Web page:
NICOTERO: I did. I’ve directed two more episodes, 11 and 15. I’m actually in Los Angeles editing Episode 15 right now. And then, I fly back to Georgia and we start shooting the finale. Each episode is very different, which is what I love. This episode was really jam-packed with 15 different storylines. If you try to sit there and separate it out, we had the Governor and Penny, the Governor and Michonne, Andrea and Michonne, Rick’s dissent into the prison, the pits, the gladiator fights, Daryl and Maggie’s story, and Herschel (Scott Wilson) and Glenn. The episode was so dense and so jam-packed that it was exhausting. The eight days of shooting it was just brutal. The nice thing about the other episodes is that they’re all very different in tone, scale and scope, so I’m really proud. I can’t talk enough about how much I love working on the show. Considering that I started in 1984 on Day of the Dead, I just love that people are still ravenous – no pun intended – for this kind of material. There’s a great mixture. I always say that, if you have great actors and great storytelling and great monsters, and you mix them together, nine times out of 10, it explodes in your face. It’s that one time when you have just the right balance of scares and character-based drama and storytelling, and that’s what we fight to do, every week on the show.
GURIRA: It’s about connecting very deeply to who she is and the roots of that. It’s about staying very connected to her backstory and to how she consequently interprets the world around her, as a result of that. It’s about knowing what goes through her mind and why certain things trigger her, and being very sensitive to her specific triggers. I have to really allow that to flow through me. I guess it is not that common for a girl to be fully expressive in her rage, but I’ve never been the girl who’s had trouble with that, so I can help her out, in that regard. So, it’s really about staying very connected to her backstory and why she is who she is. In my head, I think every character has PTSD. It’s just a matter of how it channels through them. Her channeling is almost like that of certain types of veterans, where there’s a hyper-vigilance and a willingness to take someone down very quickly, if she has to. Connecting to that involved research. I just connect to her heart and to how she’s interpreting the world around her. Sometimes I can’t just go off and start joking with people on set and eating some M&Ms. I have to really stay with her throughout.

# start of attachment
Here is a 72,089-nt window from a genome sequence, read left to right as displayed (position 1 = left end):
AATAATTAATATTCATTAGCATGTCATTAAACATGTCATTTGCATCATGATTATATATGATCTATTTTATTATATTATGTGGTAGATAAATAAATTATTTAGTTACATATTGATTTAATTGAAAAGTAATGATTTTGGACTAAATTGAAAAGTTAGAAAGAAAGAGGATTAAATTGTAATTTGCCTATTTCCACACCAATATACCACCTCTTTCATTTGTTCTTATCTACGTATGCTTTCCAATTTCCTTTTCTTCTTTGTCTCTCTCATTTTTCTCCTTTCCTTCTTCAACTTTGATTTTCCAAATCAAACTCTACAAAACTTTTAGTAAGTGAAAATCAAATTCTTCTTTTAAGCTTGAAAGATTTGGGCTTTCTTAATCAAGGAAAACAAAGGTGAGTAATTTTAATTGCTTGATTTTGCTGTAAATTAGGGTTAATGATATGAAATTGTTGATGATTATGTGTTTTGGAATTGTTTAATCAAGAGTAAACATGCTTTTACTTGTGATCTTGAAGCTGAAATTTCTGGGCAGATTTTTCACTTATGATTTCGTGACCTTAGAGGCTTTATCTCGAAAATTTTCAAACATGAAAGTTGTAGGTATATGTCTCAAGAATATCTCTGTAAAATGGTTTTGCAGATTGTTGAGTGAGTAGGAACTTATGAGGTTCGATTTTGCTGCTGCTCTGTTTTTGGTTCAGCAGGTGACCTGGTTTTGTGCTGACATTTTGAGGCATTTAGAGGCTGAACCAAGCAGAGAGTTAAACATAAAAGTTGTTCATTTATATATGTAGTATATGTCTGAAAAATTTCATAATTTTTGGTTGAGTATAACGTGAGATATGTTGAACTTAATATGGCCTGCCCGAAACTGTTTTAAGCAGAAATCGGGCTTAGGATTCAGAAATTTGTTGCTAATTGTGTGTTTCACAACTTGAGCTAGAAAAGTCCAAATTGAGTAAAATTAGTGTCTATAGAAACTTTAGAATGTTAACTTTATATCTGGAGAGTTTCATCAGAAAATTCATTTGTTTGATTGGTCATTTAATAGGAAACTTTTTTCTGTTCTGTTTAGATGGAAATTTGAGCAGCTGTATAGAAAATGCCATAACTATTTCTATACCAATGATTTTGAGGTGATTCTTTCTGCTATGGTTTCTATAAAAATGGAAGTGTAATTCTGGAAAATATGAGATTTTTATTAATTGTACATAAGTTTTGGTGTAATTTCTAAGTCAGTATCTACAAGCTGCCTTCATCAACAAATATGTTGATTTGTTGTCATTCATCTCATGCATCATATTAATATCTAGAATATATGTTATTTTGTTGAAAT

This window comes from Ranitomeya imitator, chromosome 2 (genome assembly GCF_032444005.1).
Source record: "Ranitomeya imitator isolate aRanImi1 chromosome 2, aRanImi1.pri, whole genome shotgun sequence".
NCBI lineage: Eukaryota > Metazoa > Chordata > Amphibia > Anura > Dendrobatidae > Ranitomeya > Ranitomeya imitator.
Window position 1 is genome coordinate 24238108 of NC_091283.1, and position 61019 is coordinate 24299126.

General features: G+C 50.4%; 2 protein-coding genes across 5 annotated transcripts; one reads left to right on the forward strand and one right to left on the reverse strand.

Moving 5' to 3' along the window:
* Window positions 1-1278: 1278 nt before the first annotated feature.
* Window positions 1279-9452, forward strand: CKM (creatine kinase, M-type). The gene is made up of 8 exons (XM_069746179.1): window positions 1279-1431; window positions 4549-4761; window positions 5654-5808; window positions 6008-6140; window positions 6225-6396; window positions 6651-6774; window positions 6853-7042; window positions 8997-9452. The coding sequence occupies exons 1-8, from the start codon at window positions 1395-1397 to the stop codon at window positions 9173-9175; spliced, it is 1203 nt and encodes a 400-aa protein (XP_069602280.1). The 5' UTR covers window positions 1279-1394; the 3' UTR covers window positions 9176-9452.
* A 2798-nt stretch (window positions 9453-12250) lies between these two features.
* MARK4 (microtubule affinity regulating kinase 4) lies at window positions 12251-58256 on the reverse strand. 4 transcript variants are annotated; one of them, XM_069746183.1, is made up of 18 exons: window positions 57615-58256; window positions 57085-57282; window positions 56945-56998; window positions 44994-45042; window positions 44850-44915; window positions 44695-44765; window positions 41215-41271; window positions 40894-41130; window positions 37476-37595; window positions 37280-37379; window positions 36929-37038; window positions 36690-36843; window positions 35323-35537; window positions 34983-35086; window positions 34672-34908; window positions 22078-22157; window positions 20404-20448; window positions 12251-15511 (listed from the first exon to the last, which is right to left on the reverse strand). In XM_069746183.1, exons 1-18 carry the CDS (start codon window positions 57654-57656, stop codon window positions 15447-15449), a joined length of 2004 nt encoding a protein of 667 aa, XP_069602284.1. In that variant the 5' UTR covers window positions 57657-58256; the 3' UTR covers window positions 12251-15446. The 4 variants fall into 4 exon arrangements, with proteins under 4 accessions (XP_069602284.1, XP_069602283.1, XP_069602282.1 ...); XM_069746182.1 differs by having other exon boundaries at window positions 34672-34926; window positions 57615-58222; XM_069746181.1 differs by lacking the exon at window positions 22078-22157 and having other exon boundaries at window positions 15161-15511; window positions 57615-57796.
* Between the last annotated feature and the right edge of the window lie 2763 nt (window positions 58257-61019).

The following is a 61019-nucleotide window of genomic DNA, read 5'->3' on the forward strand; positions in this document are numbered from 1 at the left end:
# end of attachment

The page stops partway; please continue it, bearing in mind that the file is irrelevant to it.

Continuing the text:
GURIRA: I think when she saw Andrea, that first time, she saw a fighter. Andrea was fighting, tooth and nail, to survive, and Michonne could see that. If you’re a fighter, you recognize a fighter. She saw someone who she could really hang with. She’s not a liability. She’s going to fight to the end, just like me. I think that really attracted Michonne to Andrea, as a friend and as someone to ally with. I also think she was lonely. She’d been on her own with these walkers, and you start to want human company. With Andrea, she saw a woman that she could hang with and thought they’d make a great team. And then, they developed a closeness, as a result of that initial instinct response.
Michonne is a live wire, who’s like an exposed nerve, all the time. As an actor, how do you keep yourself in that moment? Is that a difficult thing for you?